Chicago marathon adds nonbinary division in quiet manner some runners find ‘hurtful’
The Bank of America Chicago Marathon is one of the most prestigious races, drawing runners from around the globe. So when Cal Calamia heard that the race on Sunday had opened a nonbinary runner category for first time ever, they were ecstatic.
“It’s really exciting. It feels really good to choose nonbinary in my hometown race,” said Calamia, who does not identify as either male or female and uses the pronoun they.
But Calamia grew concerned when they realized there was no “elite” nonbinary division, as in the male and female races, or any finish line ribbon or monetary prize. Calamia then noticed there had been no public announcement to promote the division.
“Personally, it feels hurtful because it feels performative, or brushed under the rug, because it really is a big deal,” said Calamia, a teacher in San Francisco who grew up in Grayslake.
The Bank of America Chicago Marathon is the second major marathon in the country to open a division for nonbinary runners, following the New York City Marathon last year. Two other World Major Marathons, London and Boston, will host nonbinary divisions in their 2023 races.
The move to include nonbinary race divisions has been hailed as major progress by LGBTQ activists who have been pushing for races to be more inclusive. But some worry the changes are only superficial, made without public announcements that would welcome nonbinary runners. The Chicago marathon opened its first-ever nonbinary division without any statement to the media or public.
“As a trans athlete, showing up and registering for these races is a hard thing to do, because there’s not usually space,” Calamia said.
“What makes it easier is when big organizations with a lot of power say, ‘We’re adding this category and we’re proud of it, and we’re doing what it takes to celebrate these runners who are now being invited to our event,” Calamia said.
North Sider Jessica Gorden-Song learned about the Chicago marathon’s new nonbinary division Tuesday morning when reached by a reporter.
Gorden-Song founded the group TransRun. She is taking medication for her gender transition and decided against running the marathon this year because she felt too uncomfortable to race in the male or female category. She ran the marathon last year and would have signed up this year if she had known about the new division.
“This year would have been perfect for me to participate in the nonbinary category,” Gorden-Song said. “Not having any races I could participate in really took a mental toll on me this year.”
On Sunday, more than 40,000 runners are expected at the Bank of America Chicago Marathon. Only 70 of them are registered for the nonbinary division, according to marathon spokeswoman Alex Sawyer.
Asked about the lack of an announcement or parity with the gendered races, Sawyer wrote in an email: “While we’re excited to introduce the nonbinary division, we recognize the opportunity for continued dialogue, learning and progress with our event. Discussions are ongoing with non-binary participants and leaders within our sport to work together towards our goal of creating more inclusive event experiences.”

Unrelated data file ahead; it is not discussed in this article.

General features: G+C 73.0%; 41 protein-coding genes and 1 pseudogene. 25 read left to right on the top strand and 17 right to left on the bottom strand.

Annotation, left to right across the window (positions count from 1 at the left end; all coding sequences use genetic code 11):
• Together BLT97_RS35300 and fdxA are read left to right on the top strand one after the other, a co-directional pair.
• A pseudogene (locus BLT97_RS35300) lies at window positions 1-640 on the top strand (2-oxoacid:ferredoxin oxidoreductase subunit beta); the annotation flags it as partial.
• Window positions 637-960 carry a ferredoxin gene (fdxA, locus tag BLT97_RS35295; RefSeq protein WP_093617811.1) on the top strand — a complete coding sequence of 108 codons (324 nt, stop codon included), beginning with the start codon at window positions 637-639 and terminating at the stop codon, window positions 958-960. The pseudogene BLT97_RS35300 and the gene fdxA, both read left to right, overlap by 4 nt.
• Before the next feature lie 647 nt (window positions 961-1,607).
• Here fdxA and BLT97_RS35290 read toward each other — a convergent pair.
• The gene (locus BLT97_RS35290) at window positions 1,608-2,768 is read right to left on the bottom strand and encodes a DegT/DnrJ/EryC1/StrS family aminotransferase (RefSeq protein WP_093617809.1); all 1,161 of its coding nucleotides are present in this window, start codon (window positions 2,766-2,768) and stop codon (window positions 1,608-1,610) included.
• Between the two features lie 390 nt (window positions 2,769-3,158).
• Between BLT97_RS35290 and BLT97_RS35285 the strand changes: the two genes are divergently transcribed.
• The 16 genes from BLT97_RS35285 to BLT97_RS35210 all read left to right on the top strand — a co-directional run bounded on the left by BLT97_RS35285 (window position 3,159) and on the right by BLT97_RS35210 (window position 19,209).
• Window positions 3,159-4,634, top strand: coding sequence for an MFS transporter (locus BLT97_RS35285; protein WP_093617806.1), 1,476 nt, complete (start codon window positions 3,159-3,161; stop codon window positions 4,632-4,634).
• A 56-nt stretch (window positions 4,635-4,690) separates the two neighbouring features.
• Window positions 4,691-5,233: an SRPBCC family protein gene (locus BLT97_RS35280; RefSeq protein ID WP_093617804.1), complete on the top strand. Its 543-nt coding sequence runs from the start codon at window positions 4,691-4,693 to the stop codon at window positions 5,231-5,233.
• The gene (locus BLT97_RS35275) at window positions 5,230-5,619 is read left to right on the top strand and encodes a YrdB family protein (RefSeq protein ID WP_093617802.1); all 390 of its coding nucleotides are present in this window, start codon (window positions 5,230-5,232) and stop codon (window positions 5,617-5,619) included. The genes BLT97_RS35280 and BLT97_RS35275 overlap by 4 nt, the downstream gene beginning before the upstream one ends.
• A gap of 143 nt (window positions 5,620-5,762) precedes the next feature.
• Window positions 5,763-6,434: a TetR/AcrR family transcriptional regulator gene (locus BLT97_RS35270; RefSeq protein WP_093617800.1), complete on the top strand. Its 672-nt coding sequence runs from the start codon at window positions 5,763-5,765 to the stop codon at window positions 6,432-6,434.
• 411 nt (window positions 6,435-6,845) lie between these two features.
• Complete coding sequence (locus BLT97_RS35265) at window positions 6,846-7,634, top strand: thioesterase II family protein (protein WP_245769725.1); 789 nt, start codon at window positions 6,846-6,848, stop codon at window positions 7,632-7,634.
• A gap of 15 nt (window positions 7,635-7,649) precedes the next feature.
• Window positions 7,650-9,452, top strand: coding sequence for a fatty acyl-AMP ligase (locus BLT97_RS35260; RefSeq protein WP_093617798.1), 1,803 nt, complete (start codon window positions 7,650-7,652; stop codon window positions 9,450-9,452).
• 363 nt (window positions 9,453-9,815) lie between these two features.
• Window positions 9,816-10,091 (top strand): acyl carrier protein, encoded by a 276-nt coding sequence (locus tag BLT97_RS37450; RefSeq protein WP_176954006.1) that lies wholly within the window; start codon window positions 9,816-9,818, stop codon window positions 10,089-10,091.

Nonbinary runners are still eligible for age group awards, Sawyer said.
Bank of America, which organizes the Chicago marathon, has already offered nonbinary categories in its two other major races, the Shamrock Shuffle and Chicago 13.1.
Having nonbinary divisions is crucially important for the mental health of runners, according to Jake Fedorowski, a nonbinary runner. Fedorowski spearheaded a grassroots movement to push races to include nonbinary divisions and runs a website that tracks races with nonbinary divisions.
More than 1.2 million people in the country identify as nonbinary, according to a study by the Williams Institute at UCLA School of Law, which researches sexual orientation and gender identity law and policy.
“When runners show up to a race, there’s so much going through their mind: ‘How am I feeling today? How am I in tune with my body?’ They’re going through this whole checklist in their brain, as every athlete does,” said Fedorowski, who was hired by the Chicago marathon as a consultant.
“But for those who exist in between the gender binary of men and women, they have an additional part of that checklist. They think about, ‘Am I going to be misgendered today? Will I feel safe? Will there be a restroom for me?’” Fedorowski said. “My goal is to advocate for those folks so these events can create more inclusive spaces ... so they can show up to these events and not worry about those things.”
For now, the nonbinary divisions in Chicago and other races are missing the same status and benefits of the gendered races because of politics and international governing bodies, like World Athletics, which creates the rules of the elite divisions, Fedorowski says.
“It’s harder for [the Chicago marathon] to stray from those guidelines because there’s that larger governing body overseeing them,” Fedorowski said.
He hopes the pressure will continue to grow against the major athletic groups now that four of the six World Major Marathons have added nonbinary divisions.
“If we can really build up a division of nonbinary athletes, that gives us the power to go to those governing bodies and say, ‘Hey, it’s time for change.’”